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The Survival of Roman Antiquities in the Middle Ages

From the Introdiction: "This book enquires into what classes of artefacts, from gems to villas, wereavailable in the West for all or part of the Middle Ages - a period which Itake to be from roughly 500 AD to 1400 AD. It is partly an interpretative`biography' of various classes of antiquities during that period, and partly anexamination of the circumstances leading to their survival, destruction orrediscovery. In this context antiquities are defined as structural remains andobjects which have an `artistic' context - that is, sculptural friezes or coinsrather than ploughshares or other utilitarian objects. The survey is notconfined to pagan objects: paleochristian works are included, not simplybecause of the revivals of Early Christian work in later centuries (e.g.Bergman 1974, 171ff.), but also because the Middle Ages sometimes made no cleardistinction between pagan and Christian. Each observation the book contains issupported by only a few examples (based on documents and other publishedmaterial) which could, of course, easily be multiplied by anyone wishing topursue particular topics in greater depth than is appropriate in such a broadsurvey as this. Background to the earlier Middle Ages is provided byWard-Perkins (1984), who discusses changes in the tradition of public building- one essential measure against which to view the survival of the antique..."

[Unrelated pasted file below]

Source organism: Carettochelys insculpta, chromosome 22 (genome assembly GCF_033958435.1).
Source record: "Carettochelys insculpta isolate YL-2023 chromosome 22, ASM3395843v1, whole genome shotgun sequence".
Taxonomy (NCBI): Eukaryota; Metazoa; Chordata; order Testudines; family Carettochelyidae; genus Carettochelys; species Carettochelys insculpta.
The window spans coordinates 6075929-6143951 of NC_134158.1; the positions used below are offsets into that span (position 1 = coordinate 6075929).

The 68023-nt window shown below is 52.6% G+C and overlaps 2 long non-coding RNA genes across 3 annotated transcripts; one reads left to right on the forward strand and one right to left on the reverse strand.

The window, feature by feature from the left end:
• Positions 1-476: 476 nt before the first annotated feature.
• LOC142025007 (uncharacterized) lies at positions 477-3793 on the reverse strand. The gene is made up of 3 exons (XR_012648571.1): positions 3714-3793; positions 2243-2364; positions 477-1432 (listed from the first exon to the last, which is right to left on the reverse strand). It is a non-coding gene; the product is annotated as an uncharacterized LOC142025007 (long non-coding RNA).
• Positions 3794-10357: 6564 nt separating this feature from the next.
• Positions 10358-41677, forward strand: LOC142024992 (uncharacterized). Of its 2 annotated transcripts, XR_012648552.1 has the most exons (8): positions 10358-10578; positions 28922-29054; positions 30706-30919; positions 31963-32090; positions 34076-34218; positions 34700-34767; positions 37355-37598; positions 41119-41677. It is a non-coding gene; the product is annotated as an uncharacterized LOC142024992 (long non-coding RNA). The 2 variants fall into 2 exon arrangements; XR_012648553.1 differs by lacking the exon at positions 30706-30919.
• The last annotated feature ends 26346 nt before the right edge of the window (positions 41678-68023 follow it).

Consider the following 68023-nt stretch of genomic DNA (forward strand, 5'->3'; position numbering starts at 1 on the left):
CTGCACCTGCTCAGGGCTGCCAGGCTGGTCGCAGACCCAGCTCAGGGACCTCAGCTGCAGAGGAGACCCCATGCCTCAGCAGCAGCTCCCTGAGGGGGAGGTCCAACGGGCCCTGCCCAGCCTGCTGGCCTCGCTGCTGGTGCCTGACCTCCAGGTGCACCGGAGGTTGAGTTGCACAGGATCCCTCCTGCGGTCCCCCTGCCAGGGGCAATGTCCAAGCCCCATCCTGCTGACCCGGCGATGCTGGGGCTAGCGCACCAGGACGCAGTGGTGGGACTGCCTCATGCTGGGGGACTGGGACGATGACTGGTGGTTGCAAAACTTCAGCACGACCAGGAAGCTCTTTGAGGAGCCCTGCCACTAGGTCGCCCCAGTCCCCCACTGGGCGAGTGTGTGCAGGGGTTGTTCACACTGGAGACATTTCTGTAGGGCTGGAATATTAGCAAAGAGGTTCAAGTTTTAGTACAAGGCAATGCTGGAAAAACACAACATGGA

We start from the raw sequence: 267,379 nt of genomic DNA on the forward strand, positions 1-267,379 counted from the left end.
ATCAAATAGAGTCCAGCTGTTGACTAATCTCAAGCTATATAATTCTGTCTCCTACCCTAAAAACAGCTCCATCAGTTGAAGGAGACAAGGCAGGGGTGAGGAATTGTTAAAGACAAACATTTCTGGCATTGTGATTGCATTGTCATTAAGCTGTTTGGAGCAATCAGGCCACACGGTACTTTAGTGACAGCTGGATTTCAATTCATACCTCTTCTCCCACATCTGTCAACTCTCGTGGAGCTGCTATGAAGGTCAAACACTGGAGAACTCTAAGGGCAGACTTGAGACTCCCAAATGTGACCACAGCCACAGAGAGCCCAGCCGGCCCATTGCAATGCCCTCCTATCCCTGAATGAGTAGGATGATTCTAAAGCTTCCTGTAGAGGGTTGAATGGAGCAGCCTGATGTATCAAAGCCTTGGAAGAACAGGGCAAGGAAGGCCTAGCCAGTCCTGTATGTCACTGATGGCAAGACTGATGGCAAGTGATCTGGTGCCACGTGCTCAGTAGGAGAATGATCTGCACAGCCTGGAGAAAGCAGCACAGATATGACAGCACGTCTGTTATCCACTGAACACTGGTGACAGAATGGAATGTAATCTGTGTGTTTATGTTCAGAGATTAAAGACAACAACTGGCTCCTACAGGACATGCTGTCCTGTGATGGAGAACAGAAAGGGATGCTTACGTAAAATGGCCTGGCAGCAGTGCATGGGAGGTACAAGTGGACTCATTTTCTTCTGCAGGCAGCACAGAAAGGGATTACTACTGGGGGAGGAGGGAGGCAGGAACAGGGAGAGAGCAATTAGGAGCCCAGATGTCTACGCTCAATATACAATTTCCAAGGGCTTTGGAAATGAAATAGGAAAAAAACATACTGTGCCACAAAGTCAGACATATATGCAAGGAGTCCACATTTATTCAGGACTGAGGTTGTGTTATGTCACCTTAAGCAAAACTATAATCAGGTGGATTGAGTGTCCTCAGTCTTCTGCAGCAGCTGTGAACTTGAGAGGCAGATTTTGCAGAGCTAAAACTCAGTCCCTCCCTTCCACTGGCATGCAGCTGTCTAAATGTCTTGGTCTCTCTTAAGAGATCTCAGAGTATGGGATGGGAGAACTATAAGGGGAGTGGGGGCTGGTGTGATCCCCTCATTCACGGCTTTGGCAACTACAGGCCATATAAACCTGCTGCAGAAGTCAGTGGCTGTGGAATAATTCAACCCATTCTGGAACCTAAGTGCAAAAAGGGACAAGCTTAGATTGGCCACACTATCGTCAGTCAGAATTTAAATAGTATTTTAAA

Author(s):  Greenhalgh, Michael
Format:  Book
Publisher:  Duckworth
Publication City:  London
Date:  1989